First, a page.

RCA Victor tried again, recording the Orchestra and its stars as heard "Live At the Royal Band Box, Hotel Americana" (RCA Victor LSP-2830), though I'll Never Smile Again, taped September 22, 1963 with a vocal by Sinatra Jr. and The Pied Pipers, was rejected.  In fact, the LP didn't include anything by Sinatra Jr.  Another RCA Victor album by Donahue and the Dorsey Orchestra, "Music From The Broadway Hit 'Hello, Dolly'" (LSP-2916), was an all-instrumental, studio disc.
    Meanwhile, in-person, the Orchestra gained attention with Sinatra, Jr., and there were TV appearances on "The Ed Sullivan Show" in September 1963 and January 1964, at the World Jazz Festival in Japan during the summer of 1964, and a tour of South America in June 1965.  Following a return trip to the Orient, the "Tommy Dorsey" name was dropped.
    Another album, "Frank Sinatra Jr.: Love for Sale," was made for Sinatra Sr.'s Reprise label (catalog no. RS 6178) in 1965, with the band billed as the "Sam Donahue Orchestra."
    The group was downsized to an octet in 1966.
    Still a respected instrumentalist, Donahue finished his career serving for a short time as musical director at the Playboy Club in New York City, then from 1969-on as leader of the house band in the Circus Room of the Nugget Hotel in Sparks, NV (just east of Reno).
    Looking back on his musical career and life on the road, it brings to mind the lyrics of an old song, "There's something calling me from way out yonder, it's just the gypsy in my soul!
. . . There is no other life, of which I'm fonder, it's just the gypsy in my soul!"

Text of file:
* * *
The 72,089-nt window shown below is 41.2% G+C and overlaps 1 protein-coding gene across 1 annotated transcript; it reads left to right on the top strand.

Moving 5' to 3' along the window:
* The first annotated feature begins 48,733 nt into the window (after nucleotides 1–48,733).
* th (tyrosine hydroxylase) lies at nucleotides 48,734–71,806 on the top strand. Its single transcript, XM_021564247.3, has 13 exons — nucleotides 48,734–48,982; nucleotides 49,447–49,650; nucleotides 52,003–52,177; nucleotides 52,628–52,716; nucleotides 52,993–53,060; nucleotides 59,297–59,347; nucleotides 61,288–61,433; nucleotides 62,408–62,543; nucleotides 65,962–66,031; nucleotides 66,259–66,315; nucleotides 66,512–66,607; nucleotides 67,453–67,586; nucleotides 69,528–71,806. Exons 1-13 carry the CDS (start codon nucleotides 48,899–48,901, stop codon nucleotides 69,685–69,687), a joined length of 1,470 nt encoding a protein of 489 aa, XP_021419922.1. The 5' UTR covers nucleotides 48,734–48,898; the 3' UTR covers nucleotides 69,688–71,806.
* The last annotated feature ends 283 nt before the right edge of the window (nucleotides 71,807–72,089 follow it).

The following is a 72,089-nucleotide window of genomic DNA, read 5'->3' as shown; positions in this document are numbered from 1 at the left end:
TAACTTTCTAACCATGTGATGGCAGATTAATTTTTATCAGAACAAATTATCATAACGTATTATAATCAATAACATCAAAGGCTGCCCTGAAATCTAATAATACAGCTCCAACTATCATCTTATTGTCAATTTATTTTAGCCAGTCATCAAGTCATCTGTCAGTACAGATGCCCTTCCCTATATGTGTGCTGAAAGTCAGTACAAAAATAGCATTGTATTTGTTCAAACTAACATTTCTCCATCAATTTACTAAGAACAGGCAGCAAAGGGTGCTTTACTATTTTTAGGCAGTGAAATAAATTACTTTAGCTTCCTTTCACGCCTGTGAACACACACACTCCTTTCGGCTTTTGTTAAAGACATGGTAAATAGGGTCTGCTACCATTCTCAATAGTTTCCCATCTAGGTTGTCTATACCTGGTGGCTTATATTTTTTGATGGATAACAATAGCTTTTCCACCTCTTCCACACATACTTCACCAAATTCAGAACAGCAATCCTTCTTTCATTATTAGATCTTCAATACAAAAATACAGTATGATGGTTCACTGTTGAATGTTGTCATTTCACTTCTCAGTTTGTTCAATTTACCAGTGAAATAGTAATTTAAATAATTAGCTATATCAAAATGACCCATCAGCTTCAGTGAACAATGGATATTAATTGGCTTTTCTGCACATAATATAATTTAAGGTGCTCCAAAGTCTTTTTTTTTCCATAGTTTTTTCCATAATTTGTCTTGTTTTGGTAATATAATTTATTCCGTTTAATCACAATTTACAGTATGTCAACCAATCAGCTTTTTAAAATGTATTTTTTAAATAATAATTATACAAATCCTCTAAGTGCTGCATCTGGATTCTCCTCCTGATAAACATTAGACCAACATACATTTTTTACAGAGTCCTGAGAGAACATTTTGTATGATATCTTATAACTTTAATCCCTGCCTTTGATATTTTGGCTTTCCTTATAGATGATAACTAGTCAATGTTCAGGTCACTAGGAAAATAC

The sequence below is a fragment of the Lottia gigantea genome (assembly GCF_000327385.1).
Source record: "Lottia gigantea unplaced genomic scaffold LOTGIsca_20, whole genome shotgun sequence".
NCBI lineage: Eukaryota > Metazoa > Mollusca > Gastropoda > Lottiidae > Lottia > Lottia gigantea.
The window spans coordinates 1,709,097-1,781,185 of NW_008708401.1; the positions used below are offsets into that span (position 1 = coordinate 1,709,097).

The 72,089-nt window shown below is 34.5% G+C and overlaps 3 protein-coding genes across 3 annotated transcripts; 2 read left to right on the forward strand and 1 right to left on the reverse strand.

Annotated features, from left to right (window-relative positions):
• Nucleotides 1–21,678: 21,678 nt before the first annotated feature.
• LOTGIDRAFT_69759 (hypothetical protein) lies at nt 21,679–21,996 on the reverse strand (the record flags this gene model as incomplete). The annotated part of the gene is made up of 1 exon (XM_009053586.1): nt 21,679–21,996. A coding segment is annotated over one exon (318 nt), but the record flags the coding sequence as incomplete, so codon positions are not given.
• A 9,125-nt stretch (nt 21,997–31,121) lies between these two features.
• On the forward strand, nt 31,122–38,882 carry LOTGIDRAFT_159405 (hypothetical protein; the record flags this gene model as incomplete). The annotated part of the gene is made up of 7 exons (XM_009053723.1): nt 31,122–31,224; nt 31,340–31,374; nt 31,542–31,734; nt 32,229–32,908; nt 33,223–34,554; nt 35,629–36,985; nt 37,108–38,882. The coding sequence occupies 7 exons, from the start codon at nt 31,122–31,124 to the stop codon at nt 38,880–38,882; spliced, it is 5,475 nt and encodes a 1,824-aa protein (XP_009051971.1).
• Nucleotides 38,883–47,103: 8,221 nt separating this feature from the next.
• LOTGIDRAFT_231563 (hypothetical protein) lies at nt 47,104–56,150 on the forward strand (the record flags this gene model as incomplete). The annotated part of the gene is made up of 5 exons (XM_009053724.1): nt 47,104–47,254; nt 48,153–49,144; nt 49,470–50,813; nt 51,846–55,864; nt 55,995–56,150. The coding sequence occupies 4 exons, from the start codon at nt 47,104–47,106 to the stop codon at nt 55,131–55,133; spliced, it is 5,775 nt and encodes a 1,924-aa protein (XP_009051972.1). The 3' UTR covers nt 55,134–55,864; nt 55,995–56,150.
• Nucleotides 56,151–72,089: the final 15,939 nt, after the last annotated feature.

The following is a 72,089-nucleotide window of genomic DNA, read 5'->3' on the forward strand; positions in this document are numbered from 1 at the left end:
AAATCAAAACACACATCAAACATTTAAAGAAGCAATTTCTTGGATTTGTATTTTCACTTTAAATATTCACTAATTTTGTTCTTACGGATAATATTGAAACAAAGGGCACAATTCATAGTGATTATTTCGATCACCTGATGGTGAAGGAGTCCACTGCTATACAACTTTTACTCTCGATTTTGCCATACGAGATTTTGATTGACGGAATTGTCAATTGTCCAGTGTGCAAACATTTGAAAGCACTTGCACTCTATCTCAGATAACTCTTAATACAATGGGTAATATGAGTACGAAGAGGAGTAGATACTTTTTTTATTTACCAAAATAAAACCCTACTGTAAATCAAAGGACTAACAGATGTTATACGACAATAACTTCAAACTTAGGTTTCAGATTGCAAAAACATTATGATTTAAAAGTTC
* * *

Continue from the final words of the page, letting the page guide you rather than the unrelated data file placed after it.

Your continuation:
Ernie Edwards Jr., "Jazz Discographies Unlimited" Presents Big Bands Vol. Five
    (Whittier, CA: Erngeobil Publications, 1967).
Leonard Feather, The New Edition of the Encyclopedia of Jazz (New York City: Horizon
    Books, 1960), p.183.
---, The Encyclopedia of Jazz in the Sixties (New York City: Horizon Press, Inc., 1966),
---, The Encyclopedia of Jazz in the 70s (New York City: Horizon Press Publishers Ltd.,
    1976), p.122.
Charles Garrod, Sam Donahue and His Orchestra (Zephyrhills, FL: Joyce Record Club,
---, Tommy Dorsey and His Orchestra: Volume Two 1946 - 1956 (Zephyrhills, FL: Joyce
    Record Club, [ n.d. ]).
Roland Taylor, "Sam Donahue Dies in Nevada," [ Glenn Miller Society ] Moonlight
    Serenader, Number 130 Volume 20 / Apr. 1974, p.2.
Joel Whitburn, Joel Whitburn's Pop Memories 1890-1954: The History of American Popular
    Music (Menomonee Falls, WI: Record Research, Inc., 1986), pp.128-129.
"Wife Divorces Band Leader Sam Donahue," Los Angeles Times, Dec. 23, 1954, p.2.
John S. Wilson, "Dorsey Band at the Americana Recalling Sounds of the Forties; Mixture of
    'Ghost' Show and the Real Thing Includes Even a Frank Sinatra," New York Times,
    Sept. 12, 1963, p.34.

    I would like to expand this tribute with, if possible, a new interview of someone who was important to Sam Donahue's life or career.  Are you an alumnus of his band, a member of his family, or a collector who is knowledgeable about his accomplishments?  Please contact me via e-mail

return to "Biographical Sketches" directory
go to Big Band Library homepage

The big bands are back
in a new and exciting way!
by Music Librarian CHRISTOPHER POPA
April 2009

    He began his musical career at the age of 9, studying clarinet, saxophone, and trumpet - eventually developing into an excellent tenor saxophonist.
    While in school, he was offered his first professional job, at a newly-legalized beer garden in River Rouge, MI, about 6-1/2 miles southwest of his hometown.
    He liked playing music and, later, enjoyed being on the road - even to the point of choosing that life over going home to his spouse, who threatened to divorce him. 
    Donahue led his own orchestras during several periods, most notably in 1940-42, 1946-48, and 1957-59 (including appearances at Birdland and The Blue Note jazz clubs in New York City during 1957).